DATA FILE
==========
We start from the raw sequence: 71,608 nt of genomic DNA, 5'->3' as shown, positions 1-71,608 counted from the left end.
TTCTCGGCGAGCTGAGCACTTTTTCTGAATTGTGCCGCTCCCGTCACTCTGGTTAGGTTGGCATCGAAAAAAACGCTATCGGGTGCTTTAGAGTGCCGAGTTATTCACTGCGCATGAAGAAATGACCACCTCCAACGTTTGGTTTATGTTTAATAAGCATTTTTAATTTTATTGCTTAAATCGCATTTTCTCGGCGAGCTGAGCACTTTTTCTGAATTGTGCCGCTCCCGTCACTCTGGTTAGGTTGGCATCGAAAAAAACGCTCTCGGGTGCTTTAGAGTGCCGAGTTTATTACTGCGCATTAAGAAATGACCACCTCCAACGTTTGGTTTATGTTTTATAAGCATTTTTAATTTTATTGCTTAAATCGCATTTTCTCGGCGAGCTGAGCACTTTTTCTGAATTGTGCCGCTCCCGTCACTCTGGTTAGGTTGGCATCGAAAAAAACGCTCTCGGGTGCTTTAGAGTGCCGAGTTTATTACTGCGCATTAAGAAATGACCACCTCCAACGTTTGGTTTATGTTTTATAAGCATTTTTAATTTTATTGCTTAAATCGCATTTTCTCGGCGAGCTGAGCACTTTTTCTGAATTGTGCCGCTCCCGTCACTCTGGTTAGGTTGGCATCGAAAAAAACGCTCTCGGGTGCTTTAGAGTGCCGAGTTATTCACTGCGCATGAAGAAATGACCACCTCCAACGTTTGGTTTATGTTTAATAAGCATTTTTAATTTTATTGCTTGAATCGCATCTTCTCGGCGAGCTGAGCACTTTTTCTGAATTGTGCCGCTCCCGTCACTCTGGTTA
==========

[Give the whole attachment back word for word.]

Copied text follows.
We start from the raw sequence: 71,608 nt of genomic DNA, 5'->3' as shown, positions 1-71,608 counted from the left end.
TTCTCGGCGAGCTGAGCACTTTTTCTGAATTGTGCCGCTCCCGTCACTCTGGTTAGGTTGGCATCGAAAAAAACGCTATCGGGTGCTTTAGAGTGCCGAGTTATTCACTGCGCATGAAGAAATGACCACCTCCAACGTTTGGTTTATGTTTAATAAGCATTTTTAATTTTATTGCTTAAATCGCATTTTCTCGGCGAGCTGAGCACTTTTTCTGAATTGTGCCGCTCCCGTCACTCTGGTTAGGTTGGCATCGAAAAAAACGCTCTCGGGTGCTTTAGAGTGCCGAGTTTATTACTGCGCATTAAGAAATGACCACCTCCAACGTTTGGTTTATGTTTTATAAGCATTTTTAATTTTATTGCTTAAATCGCATTTTCTCGGCGAGCTGAGCACTTTTTCTGAATTGTGCCGCTCCCGTCACTCTGGTTAGGTTGGCATCGAAAAAAACGCTCTCGGGTGCTTTAGAGTGCCGAGTTTATTACTGCGCATTAAGAAATGACCACCTCCAACGTTTGGTTTATGTTTTATAAGCATTTTTAATTTTATTGCTTAAATCGCATTTTCTCGGCGAGCTGAGCACTTTTTCTGAATTGTGCCGCTCCCGTCACTCTGGTTAGGTTGGCATCGAAAAAAACGCTCTCGGGTGCTTTAGAGTGCCGAGTTATTCACTGCGCATGAAGAAATGACCACCTCCAACGTTTGGTTTATGTTTAATAAGCATTTTTAATTTTATTGCTTGAATCGCATCTTCTCGGCGAGCTGAGCACTTTTTCTGAATTGTGCCGCTCCCGTCACTCTGGTTA